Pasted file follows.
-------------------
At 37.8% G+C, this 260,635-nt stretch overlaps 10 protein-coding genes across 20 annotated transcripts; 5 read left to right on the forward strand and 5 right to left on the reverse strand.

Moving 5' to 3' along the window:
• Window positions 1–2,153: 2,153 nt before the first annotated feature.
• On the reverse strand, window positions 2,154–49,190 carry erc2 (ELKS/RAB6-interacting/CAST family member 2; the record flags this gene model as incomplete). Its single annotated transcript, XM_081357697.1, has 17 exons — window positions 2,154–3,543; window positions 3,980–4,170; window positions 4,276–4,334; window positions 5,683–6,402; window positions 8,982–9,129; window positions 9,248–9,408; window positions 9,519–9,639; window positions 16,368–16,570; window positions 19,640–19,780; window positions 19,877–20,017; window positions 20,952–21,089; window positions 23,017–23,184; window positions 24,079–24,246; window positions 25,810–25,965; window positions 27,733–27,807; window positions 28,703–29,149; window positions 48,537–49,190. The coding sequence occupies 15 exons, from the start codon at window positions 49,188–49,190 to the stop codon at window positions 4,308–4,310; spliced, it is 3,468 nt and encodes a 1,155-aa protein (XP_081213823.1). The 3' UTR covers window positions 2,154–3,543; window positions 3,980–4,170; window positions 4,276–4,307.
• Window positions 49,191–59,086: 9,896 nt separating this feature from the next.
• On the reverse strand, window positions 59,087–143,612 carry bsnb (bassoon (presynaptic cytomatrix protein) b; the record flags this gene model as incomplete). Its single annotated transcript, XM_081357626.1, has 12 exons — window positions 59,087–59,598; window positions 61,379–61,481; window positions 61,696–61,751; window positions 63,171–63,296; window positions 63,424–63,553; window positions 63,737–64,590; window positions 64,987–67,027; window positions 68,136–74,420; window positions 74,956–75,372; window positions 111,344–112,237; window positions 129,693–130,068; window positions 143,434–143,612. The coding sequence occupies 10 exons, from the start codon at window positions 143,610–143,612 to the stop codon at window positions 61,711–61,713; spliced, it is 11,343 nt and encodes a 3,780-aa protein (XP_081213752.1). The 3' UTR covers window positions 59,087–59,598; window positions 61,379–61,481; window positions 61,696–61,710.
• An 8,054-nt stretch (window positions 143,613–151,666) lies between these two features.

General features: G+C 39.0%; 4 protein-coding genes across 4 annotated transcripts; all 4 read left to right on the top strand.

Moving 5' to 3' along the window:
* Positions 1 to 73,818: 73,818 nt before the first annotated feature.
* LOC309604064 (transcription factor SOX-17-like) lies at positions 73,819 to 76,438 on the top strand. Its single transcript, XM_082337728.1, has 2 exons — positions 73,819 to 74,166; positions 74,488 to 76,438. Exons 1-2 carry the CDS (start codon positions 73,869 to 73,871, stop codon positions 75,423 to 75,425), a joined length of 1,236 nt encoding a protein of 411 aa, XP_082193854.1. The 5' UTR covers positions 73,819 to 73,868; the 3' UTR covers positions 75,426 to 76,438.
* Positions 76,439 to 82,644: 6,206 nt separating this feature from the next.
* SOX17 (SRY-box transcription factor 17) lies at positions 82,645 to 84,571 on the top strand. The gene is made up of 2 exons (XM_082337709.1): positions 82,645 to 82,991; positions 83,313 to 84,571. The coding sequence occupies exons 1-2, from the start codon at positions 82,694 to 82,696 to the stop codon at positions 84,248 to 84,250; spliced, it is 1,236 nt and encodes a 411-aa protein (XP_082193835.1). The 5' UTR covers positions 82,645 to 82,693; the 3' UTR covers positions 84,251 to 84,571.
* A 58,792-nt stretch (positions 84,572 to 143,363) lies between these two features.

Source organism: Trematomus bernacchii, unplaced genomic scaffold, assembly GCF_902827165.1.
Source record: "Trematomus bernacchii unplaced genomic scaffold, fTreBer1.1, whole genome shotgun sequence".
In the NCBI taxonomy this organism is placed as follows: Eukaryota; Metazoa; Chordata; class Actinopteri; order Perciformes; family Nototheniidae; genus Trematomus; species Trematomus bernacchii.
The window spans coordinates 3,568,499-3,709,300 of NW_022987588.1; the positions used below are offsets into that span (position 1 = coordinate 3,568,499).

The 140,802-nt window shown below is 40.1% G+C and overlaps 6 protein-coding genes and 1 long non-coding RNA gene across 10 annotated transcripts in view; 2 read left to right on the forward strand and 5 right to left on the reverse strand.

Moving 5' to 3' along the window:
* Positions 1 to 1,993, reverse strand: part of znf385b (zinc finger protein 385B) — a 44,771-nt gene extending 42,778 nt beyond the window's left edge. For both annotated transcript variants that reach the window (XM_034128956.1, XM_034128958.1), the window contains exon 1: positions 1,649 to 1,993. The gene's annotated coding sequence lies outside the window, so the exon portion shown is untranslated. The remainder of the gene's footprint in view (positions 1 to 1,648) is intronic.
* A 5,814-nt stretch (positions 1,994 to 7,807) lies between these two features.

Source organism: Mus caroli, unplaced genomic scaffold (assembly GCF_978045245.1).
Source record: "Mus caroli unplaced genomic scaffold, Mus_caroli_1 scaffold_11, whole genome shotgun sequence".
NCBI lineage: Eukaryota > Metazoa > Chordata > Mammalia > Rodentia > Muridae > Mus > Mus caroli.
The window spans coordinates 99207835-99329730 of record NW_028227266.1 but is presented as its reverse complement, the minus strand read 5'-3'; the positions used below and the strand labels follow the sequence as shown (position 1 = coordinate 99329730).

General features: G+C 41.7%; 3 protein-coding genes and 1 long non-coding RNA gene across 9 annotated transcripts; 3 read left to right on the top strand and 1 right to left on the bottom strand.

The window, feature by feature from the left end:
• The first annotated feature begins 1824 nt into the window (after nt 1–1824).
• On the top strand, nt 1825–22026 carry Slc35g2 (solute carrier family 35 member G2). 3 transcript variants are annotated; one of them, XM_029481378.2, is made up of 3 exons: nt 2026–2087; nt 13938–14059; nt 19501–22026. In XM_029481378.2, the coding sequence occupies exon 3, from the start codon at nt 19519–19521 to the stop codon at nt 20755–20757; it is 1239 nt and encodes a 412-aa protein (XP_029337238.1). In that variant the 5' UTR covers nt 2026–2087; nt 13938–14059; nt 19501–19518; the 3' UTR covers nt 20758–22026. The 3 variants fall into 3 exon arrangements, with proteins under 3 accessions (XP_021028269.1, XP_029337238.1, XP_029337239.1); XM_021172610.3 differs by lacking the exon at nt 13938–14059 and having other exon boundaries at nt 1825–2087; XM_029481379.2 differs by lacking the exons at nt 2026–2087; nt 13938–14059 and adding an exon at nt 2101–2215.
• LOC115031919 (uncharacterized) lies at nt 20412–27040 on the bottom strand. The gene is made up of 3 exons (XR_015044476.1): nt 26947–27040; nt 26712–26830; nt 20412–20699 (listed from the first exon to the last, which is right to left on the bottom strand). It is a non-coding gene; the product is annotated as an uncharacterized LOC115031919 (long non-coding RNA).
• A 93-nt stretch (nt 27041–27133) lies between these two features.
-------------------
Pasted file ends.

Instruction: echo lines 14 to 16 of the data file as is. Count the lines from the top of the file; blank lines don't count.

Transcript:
* A 58,792-nt stretch (positions 84,572 to 143,363) lies between these two features.

Source organism: Trematomus bernacchii, unplaced genomic scaffold, assembly GCF_902827165.1.
Source record: "Trematomus bernacchii unplaced genomic scaffold, fTreBer1.1, whole genome shotgun sequence".